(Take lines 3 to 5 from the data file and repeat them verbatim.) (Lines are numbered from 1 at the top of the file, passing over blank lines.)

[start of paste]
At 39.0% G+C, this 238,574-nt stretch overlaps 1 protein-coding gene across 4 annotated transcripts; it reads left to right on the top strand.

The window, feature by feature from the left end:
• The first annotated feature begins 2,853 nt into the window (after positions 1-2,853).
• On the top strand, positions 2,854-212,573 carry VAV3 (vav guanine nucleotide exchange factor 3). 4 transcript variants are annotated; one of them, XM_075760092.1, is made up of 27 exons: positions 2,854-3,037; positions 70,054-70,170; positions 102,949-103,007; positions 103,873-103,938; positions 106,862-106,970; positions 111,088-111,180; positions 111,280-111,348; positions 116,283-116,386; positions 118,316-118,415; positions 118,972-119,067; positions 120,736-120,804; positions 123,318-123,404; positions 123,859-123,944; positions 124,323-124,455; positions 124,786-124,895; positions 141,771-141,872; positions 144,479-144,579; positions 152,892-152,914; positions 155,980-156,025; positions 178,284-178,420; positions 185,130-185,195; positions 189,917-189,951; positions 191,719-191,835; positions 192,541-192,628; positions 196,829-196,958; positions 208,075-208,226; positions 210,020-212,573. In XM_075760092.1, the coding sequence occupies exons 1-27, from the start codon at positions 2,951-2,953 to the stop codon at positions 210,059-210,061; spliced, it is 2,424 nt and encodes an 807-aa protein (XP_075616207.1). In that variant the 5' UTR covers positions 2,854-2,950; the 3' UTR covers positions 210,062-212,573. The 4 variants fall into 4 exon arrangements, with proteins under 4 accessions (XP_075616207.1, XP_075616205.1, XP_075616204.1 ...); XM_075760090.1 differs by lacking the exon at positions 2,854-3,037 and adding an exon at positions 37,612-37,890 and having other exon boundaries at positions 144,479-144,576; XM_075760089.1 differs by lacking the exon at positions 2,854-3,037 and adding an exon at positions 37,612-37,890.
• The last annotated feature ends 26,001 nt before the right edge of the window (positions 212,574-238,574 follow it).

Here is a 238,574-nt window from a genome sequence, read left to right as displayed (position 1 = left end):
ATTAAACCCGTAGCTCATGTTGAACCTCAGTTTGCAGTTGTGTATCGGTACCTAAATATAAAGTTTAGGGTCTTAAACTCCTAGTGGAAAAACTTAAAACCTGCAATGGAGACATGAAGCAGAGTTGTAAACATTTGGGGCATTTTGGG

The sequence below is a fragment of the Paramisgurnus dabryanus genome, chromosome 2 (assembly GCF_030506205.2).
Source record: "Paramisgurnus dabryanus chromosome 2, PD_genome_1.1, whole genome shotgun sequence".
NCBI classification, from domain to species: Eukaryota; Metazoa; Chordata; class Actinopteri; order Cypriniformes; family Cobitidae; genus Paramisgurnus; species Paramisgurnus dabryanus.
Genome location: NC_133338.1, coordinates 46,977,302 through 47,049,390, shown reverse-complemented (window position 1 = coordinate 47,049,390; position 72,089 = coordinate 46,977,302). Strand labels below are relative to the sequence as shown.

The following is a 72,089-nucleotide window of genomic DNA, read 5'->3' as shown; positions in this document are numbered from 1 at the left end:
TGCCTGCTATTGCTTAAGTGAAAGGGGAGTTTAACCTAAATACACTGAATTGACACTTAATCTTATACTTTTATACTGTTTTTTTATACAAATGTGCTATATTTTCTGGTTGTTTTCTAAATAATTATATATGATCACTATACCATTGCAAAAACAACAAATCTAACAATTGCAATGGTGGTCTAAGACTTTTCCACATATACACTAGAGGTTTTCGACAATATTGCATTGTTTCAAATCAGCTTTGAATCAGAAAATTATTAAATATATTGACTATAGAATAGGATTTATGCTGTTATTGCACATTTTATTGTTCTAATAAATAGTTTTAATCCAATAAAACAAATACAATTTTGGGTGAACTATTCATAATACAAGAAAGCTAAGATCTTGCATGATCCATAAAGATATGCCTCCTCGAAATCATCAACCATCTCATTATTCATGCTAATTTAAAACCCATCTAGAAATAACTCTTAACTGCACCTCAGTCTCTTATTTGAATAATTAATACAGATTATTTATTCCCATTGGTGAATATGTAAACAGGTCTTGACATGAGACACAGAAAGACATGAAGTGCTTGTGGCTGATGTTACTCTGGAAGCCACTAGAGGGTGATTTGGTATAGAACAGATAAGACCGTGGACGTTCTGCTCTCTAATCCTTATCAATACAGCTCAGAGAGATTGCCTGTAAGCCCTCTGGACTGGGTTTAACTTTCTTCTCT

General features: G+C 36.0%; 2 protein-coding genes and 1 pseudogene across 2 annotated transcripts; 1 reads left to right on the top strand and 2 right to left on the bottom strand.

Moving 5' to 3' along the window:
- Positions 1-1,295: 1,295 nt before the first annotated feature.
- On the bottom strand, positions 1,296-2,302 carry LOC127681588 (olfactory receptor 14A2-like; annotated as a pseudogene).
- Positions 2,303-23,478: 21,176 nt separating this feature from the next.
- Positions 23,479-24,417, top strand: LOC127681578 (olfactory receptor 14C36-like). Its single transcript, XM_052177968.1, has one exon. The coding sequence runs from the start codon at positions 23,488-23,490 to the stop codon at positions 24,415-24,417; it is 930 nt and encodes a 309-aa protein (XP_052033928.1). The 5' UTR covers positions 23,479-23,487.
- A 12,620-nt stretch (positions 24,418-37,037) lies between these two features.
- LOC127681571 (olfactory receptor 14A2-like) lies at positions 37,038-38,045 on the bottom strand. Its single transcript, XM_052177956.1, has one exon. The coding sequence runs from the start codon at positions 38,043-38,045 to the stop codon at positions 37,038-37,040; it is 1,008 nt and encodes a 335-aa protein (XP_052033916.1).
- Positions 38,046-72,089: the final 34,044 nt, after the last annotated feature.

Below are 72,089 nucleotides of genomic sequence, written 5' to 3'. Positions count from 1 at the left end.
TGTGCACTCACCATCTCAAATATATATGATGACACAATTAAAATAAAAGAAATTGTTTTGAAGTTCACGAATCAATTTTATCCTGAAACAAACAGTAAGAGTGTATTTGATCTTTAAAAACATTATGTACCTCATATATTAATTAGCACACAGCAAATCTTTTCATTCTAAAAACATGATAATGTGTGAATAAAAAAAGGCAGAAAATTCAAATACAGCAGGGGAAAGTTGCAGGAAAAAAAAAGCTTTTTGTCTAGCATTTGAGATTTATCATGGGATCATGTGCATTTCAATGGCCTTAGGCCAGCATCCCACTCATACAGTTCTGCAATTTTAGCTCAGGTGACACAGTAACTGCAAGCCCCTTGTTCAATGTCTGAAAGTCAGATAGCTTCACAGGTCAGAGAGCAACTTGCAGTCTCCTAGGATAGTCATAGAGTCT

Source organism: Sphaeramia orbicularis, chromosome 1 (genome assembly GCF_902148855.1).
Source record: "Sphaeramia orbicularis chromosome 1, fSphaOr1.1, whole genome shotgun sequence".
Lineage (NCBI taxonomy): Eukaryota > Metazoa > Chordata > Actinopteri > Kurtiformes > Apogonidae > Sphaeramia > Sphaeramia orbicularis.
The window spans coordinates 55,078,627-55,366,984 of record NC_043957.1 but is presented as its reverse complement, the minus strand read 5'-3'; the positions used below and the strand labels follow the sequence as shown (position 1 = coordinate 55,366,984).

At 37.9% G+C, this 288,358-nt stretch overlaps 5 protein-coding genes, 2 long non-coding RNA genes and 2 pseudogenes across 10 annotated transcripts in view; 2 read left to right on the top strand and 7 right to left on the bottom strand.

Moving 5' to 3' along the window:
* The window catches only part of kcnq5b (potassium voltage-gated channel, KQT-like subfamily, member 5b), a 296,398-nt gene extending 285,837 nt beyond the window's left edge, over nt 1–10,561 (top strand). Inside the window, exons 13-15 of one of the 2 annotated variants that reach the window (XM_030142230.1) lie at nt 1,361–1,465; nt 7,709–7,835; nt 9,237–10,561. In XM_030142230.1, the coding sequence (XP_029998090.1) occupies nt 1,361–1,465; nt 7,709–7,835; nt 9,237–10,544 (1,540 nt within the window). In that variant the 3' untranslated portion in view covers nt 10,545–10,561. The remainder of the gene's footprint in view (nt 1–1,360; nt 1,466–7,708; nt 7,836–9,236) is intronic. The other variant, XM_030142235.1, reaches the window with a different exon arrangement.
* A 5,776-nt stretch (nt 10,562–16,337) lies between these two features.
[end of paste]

• The first annotated feature begins 2,853 nt into the window (after positions 1-2,853).
• On the top strand, positions 2,854-212,573 carry VAV3 (vav guanine nucleotide exchange factor 3). 4 transcript variants are annotated; one of them, XM_075760092.1, is made up of 27 exons: positions 2,854-3,037; positions 70,054-70,170; positions 102,949-103,007; positions 103,873-103,938; positions 106,862-106,970; positions 111,088-111,180; positions 111,280-111,348; positions 116,283-116,386; positions 118,316-118,415; positions 118,972-119,067; positions 120,736-120,804; positions 123,318-123,404; positions 123,859-123,944; positions 124,323-124,455; positions 124,786-124,895; positions 141,771-141,872; positions 144,479-144,579; positions 152,892-152,914; positions 155,980-156,025; positions 178,284-178,420; positions 185,130-185,195; positions 189,917-189,951; positions 191,719-191,835; positions 192,541-192,628; positions 196,829-196,958; positions 208,075-208,226; positions 210,020-212,573. In XM_075760092.1, the coding sequence occupies exons 1-27, from the start codon at positions 2,951-2,953 to the stop codon at positions 210,059-210,061; spliced, it is 2,424 nt and encodes an 807-aa protein (XP_075616207.1). In that variant the 5' UTR covers positions 2,854-2,950; the 3' UTR covers positions 210,062-212,573. The 4 variants fall into 4 exon arrangements, with proteins under 4 accessions (XP_075616207.1, XP_075616205.1, XP_075616204.1 ...); XM_075760090.1 differs by lacking the exon at positions 2,854-3,037 and adding an exon at positions 37,612-37,890 and having other exon boundaries at positions 144,479-144,576; XM_075760089.1 differs by lacking the exon at positions 2,854-3,037 and adding an exon at positions 37,612-37,890.
• The last annotated feature ends 26,001 nt before the right edge of the window (positions 212,574-238,574 follow it).